We used the IGT to assess decision making under ambiguity.19 Participants were told that the goal was to win as much fictitious money as possible. The task entailed selecting a series of 100 cards from 4 decks (A, B, C, and D), but participants were not informed of the number of trials. Although they were told that some card decks might be better than others, they did not know which card decks these were. Decks A and B were classified as disadvantageous because the final balance was negative, with high immediate monetary gains but even higher future losses. In contrast, selecting a card from decks C and D produced small gains but smaller unpredictable losses. These selections were therefore classified as advantageous. Before starting the task, participants were instructed to choose cards from any deck and were allowed to switch decks at any time. We calculated an overall net score to analyze IGT performance (advantageous minus disadvantageous card selections). A positive net score indicates more frequent selection from advantageous decks, whereas a negative net score indicates more frequent selection from disadvantageous decks. Additionally, task performance was divided into 5 blocks of 20 card selections. Net scores were calculated for each block to determine the overall task performance profile.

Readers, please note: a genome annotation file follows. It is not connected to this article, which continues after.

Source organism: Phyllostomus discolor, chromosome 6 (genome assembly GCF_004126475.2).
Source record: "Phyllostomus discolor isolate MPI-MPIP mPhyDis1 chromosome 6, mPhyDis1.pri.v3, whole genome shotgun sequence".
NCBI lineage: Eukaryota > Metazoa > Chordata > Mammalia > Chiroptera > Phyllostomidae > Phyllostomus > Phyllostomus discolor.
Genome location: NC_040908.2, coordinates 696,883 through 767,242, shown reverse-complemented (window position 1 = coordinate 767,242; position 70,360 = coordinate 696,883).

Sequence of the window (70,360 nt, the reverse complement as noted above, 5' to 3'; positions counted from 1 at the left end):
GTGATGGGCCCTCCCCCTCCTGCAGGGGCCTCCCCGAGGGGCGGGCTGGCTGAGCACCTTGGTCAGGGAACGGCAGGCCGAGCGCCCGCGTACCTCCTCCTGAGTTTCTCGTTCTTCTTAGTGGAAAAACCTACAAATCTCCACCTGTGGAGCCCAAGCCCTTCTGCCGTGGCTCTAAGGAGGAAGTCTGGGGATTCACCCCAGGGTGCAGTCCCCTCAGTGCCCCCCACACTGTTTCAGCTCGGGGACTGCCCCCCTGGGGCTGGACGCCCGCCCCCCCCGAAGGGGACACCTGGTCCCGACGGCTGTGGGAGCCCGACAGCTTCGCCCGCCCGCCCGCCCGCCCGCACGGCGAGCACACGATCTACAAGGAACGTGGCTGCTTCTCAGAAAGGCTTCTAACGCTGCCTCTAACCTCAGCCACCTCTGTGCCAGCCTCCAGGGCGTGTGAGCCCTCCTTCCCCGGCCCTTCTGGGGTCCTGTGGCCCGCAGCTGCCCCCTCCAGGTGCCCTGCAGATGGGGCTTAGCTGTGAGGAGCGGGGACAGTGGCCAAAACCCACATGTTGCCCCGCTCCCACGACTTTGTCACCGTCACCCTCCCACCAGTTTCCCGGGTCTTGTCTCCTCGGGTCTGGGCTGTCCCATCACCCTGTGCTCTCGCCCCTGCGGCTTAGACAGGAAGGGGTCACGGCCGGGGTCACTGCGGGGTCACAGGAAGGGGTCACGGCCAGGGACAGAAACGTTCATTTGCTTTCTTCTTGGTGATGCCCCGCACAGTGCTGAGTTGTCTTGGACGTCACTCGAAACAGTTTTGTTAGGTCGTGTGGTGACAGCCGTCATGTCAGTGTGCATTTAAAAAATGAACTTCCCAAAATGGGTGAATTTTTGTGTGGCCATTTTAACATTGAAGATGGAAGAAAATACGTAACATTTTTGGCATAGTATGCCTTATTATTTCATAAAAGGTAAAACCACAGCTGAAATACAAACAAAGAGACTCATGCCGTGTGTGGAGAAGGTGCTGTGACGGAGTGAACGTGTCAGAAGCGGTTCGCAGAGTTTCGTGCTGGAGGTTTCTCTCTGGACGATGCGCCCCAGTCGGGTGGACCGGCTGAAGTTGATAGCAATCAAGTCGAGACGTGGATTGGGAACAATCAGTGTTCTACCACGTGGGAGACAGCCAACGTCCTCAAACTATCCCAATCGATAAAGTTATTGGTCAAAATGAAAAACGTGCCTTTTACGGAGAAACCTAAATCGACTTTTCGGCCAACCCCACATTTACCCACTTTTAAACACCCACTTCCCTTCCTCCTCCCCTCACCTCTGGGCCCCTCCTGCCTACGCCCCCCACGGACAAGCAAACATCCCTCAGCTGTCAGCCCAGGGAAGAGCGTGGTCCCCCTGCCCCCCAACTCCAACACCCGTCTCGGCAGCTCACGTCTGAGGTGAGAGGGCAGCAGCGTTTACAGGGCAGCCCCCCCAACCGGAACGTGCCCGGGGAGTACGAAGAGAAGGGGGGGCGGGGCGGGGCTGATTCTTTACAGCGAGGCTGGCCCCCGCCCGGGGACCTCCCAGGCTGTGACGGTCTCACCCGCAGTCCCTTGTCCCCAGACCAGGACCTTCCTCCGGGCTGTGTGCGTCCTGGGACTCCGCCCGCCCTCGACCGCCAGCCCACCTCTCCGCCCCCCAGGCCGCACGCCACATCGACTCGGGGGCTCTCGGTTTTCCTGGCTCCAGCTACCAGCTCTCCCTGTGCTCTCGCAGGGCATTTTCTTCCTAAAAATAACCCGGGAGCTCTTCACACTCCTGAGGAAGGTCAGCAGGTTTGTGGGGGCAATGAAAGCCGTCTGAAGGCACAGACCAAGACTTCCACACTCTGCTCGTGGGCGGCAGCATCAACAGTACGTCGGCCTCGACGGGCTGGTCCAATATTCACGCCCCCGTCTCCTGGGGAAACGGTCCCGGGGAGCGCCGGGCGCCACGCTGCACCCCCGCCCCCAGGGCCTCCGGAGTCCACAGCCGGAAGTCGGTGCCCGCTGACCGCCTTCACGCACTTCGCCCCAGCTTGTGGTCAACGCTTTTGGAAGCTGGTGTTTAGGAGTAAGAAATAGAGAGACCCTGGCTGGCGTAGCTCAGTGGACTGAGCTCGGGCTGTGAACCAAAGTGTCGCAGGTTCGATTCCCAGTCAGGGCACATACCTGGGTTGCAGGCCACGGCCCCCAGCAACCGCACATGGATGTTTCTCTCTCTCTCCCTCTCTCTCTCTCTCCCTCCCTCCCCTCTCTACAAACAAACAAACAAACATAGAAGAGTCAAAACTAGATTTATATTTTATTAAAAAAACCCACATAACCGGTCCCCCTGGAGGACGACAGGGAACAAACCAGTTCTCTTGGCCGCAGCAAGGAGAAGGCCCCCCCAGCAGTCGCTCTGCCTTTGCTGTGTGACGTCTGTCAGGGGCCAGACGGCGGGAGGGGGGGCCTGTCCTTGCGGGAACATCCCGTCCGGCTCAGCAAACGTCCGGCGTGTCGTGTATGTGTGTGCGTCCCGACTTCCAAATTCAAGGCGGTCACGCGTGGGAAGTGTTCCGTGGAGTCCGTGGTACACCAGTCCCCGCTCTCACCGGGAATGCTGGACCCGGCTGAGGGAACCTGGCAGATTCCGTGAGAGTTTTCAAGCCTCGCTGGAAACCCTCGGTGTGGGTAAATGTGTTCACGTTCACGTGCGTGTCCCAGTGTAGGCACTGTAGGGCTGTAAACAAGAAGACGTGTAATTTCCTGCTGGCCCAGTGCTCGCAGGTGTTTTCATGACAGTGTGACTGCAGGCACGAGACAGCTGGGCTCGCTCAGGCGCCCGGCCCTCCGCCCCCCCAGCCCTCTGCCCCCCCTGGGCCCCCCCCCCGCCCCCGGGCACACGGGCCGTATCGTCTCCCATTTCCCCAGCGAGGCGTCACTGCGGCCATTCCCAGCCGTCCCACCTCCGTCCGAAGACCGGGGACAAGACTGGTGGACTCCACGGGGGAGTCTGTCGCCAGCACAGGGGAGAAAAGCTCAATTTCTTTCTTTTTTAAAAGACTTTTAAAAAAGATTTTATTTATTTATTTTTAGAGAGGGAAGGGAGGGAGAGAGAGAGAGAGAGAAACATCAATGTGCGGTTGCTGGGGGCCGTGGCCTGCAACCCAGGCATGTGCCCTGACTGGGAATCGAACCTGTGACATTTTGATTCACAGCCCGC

Game of Dice Task (GDT)

We used the GDT to assess decision making under risky conditions. Participants were asked to maximize their fictive starting capital of 1000 € within 18 dice throws, according to the standard protocol.20 Before each throw, subjects had to choose between the different single numbers or a combination of 2, 3, or 4 numbers. Each choice was associated with a gain or loss, depending on the probability of occurrence: 1000 € gain/loss for the choice of a single number (winning probability 1:6), 500 € for 2 numbers (winning probability 2:6), 200 € for 3 numbers (winning probability 3:6), and 100 € for 4 numbers (winning probability 4:6). Participants received visual and oral feedback (gain or loss) on their previous decision, and the change in capital was displayed. To determine the decision-making risk, we classified the choice of 3 or 4 number combinations as “non-risky” (≥ 50% winning probability) and the choice of 1 or 2 numbers as “risky” (< 50% winning probability). We calculated a net score by subtracting the number of risky choices from the number of non-risky choices.

Statistical Analysis